r9 - 2014-05-22 - 14:20:24 - SusanYeshinYou are here: TWiki >  Deployment Web > DeploymentPlanningAndDesign > ApproachesToImplementingHAAndDR > ImplementingJazzApplicationServerRecoveryUsingAnIdleStandbyConfiguration

Implementing Jazz application server recovery using an idle standby configuration

Authors: MichaelAfshar, StevenBeard
Build basis: CLM and SSE Jazz applications 4.0 or later with WebSphere Application Server 7 or later

This topic describes how to plan an idle standby Jazz deployment for application server failure.

The idle standby configuration enables recovery from failover to help ensure minimal impact on business operations during planned or unplanned server outages. This document covers planning the idle standby configuration with Jazz Team Server using WebSphere Application Server.

Key points

Before you decide to use the idle standby configuration, consider the following key points:

  • Determine what the outage tolerance is for your organization, and if you need a truly idle standby or if having a backup server in the stopped state (also referred to as "cold standby") is adequate. The trade-off is additional complexity for an idle standby vs. a slightly longer outage for a cold standby. See the section Differences between idle standby and cold standby for details.
  • Jazz applications are licensed for use as single-server configurations and cannot be used in either a cloned or a clustered configuration, except if implemented in an idle standby configuration. In this configuration, you can activate a backup server if the primary server fails, or if maintenance needs to be performed on the primary server.
  • If considering implementing a true high availability deployment, see Clustering for high availability.

Idle standby configuration is not intended to provide complete support for failover. If the primary server fails or if it is intentionally taken offline, some users might need to authenticate to the Web again, or wait for their client to refresh a view.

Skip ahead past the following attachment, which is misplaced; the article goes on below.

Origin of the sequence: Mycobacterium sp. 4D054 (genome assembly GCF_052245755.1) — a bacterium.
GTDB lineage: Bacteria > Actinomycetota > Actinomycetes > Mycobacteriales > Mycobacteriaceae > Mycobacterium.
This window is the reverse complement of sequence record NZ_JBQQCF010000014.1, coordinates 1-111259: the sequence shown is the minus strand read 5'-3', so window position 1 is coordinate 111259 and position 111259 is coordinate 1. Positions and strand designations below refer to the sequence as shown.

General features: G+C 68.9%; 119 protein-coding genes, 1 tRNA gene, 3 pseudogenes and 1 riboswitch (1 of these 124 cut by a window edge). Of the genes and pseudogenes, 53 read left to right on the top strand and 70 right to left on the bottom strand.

• The backup server is not intended to be run for extended periods in place of the primary server.
Important: Jazz Team Server applications allow only a single server to be active at any one time to a repository; therefore, the backup (or Idle) server is configured to never run asynchronous (or background) tasks. If a switch is made to the backup server, you must plan to bring the primary server back up as quickly as possible.

Deployment topology

The following topology diagram illustrates the configuration for basic high availability when using idle standby. In the following figure, the IBM HTTP Server is used to direct incoming traffic to one of the two WebSphere Application Servers, Primary Server A or Backup Server B. The WebSphere servers represent a primary and secondary node in the cluster. They are both members of the same cluster cell. In addition to the WebSphere nodes, there is an LDAP server, a file server (for file-based RDF and Text indexes), and a Database server.

basic_ha.gif

In order to minimize the risk of a single point of failure, you should also consider the database server and the shared file server. For information about configuring the DB2 high availability database repository, see this jazz.net article. You should also ensure the storage solution for the shared files provides for redundancy; for example, RAID 10 or other SAN solutions that provide HA. See this topic in the information center for a more detailed example of a Fully distributed enterprise topology with idle standby.